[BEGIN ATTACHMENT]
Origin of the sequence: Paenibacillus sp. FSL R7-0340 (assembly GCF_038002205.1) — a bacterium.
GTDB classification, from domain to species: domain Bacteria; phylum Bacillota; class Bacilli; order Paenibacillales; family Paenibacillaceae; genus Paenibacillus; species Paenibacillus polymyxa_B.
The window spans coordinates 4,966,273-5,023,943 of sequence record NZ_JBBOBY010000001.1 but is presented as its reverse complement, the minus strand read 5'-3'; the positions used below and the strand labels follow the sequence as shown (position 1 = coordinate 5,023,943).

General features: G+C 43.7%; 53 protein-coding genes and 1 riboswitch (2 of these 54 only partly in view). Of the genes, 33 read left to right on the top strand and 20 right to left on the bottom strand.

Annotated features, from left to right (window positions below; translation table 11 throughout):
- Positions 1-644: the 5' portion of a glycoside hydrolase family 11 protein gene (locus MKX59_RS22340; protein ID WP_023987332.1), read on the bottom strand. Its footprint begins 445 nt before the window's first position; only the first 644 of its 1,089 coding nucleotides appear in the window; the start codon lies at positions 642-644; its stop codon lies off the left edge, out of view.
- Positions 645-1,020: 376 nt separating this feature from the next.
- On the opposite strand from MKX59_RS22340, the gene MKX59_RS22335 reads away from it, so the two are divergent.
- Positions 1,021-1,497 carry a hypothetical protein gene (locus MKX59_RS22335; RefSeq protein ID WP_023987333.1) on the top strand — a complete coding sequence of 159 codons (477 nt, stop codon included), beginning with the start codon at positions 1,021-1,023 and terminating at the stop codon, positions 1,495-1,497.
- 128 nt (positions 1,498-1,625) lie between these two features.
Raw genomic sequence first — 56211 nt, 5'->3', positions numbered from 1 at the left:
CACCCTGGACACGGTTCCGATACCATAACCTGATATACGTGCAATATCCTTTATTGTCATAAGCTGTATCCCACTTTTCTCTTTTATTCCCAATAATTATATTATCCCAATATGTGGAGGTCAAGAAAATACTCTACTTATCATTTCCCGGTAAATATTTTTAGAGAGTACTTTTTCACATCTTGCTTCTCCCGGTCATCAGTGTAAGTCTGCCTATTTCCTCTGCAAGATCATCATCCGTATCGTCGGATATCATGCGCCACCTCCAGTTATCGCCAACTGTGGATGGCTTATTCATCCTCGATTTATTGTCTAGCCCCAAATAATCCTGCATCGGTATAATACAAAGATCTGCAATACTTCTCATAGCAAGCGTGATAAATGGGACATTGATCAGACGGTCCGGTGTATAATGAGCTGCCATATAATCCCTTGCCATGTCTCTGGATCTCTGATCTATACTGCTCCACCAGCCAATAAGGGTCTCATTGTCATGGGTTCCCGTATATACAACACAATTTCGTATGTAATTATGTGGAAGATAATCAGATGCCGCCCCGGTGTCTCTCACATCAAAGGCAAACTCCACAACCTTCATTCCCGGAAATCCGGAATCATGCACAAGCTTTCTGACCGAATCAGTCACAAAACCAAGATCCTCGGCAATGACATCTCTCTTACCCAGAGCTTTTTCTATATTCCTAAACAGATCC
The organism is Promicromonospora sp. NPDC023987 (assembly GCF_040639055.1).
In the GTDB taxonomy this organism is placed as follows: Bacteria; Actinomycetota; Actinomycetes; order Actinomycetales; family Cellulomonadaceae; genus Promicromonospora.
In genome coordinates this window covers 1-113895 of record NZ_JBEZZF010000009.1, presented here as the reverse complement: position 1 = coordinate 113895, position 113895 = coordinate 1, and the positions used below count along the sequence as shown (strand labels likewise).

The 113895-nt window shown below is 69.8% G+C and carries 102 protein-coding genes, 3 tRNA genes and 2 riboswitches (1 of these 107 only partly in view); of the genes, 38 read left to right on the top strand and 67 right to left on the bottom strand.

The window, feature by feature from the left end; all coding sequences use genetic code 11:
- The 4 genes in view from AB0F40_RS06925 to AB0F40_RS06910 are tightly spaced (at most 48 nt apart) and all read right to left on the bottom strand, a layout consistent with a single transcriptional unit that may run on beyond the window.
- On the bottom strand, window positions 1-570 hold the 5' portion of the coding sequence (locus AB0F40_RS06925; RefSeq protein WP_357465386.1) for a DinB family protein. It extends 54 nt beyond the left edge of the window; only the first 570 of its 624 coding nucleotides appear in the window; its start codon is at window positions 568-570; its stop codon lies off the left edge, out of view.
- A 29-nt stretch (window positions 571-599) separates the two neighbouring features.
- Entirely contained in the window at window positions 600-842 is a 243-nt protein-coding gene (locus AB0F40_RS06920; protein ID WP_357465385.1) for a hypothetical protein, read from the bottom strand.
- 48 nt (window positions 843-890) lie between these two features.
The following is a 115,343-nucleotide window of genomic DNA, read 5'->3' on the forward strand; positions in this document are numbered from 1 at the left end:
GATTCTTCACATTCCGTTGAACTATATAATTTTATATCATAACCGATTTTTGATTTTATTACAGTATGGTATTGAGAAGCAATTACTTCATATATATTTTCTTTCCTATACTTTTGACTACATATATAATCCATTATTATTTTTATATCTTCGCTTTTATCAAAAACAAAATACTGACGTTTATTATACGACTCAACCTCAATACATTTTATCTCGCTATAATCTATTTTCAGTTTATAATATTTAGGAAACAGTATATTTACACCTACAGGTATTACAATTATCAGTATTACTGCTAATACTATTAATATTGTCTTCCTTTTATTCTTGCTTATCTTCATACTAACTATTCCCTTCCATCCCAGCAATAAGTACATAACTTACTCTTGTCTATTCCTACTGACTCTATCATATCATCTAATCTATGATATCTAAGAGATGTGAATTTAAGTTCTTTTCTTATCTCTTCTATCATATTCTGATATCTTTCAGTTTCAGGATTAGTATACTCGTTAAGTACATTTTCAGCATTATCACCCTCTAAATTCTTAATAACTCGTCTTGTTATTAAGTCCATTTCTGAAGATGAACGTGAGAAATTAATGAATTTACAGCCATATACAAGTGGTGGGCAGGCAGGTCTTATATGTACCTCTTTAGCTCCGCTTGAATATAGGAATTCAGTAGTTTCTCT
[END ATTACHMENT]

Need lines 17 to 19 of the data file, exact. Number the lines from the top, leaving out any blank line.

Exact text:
The window, feature by feature from the left end; all coding sequences use genetic code 11:
- The 4 genes in view from AB0F40_RS06925 to AB0F40_RS06910 are tightly spaced (at most 48 nt apart) and all read right to left on the bottom strand, a layout consistent with a single transcriptional unit that may run on beyond the window.
- On the bottom strand, window positions 1-570 hold the 5' portion of the coding sequence (locus AB0F40_RS06925; RefSeq protein WP_357465386.1) for a DinB family protein. It extends 54 nt beyond the left edge of the window; only the first 570 of its 624 coding nucleotides appear in the window; its start codon is at window positions 568-570; its stop codon lies off the left edge, out of view.